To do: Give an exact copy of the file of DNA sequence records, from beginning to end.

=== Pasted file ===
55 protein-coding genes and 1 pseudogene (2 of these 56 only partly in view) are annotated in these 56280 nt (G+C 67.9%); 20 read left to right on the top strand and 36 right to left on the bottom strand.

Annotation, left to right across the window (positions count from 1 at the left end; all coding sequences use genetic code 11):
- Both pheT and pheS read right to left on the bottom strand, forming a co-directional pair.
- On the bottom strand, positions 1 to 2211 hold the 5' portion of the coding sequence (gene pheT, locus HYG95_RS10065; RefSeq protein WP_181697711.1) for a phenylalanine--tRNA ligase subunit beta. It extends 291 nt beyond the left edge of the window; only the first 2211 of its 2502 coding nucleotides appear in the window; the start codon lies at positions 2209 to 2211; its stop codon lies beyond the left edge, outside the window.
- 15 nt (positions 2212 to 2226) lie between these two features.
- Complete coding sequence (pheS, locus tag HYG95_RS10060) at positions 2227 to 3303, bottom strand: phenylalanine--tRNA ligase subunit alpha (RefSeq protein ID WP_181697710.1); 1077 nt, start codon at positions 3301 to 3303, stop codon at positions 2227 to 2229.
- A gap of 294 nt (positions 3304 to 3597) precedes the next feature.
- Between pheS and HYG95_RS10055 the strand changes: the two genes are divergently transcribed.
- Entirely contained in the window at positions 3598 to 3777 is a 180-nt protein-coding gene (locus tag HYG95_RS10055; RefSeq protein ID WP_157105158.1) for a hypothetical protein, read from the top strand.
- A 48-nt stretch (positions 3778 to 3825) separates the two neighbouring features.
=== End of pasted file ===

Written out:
55 protein-coding genes and 1 pseudogene (2 of these 56 only partly in view) are annotated in these 56280 nt (G+C 67.9%); 20 read left to right on the top strand and 36 right to left on the bottom strand.

Annotation, left to right across the window (positions count from 1 at the left end; all coding sequences use genetic code 11):
- Both pheT and pheS read right to left on the bottom strand, forming a co-directional pair.
- On the bottom strand, positions 1 to 2211 hold the 5' portion of the coding sequence (gene pheT, locus HYG95_RS10065; RefSeq protein WP_181697711.1) for a phenylalanine--tRNA ligase subunit beta. It extends 291 nt beyond the left edge of the window; only the first 2211 of its 2502 coding nucleotides appear in the window; the start codon lies at positions 2209 to 2211; its stop codon lies beyond the left edge, outside the window.
- 15 nt (positions 2212 to 2226) lie between these two features.
- Complete coding sequence (pheS, locus tag HYG95_RS10060) at positions 2227 to 3303, bottom strand: phenylalanine--tRNA ligase subunit alpha (RefSeq protein ID WP_181697710.1); 1077 nt, start codon at positions 3301 to 3303, stop codon at positions 2227 to 2229.
- A gap of 294 nt (positions 3304 to 3597) precedes the next feature.
- Between pheS and HYG95_RS10055 the strand changes: the two genes are divergently transcribed.
- Entirely contained in the window at positions 3598 to 3777 is a 180-nt protein-coding gene (locus tag HYG95_RS10055; RefSeq protein ID WP_157105158.1) for a hypothetical protein, read from the top strand.
- A 48-nt stretch (positions 3778 to 3825) separates the two neighbouring features.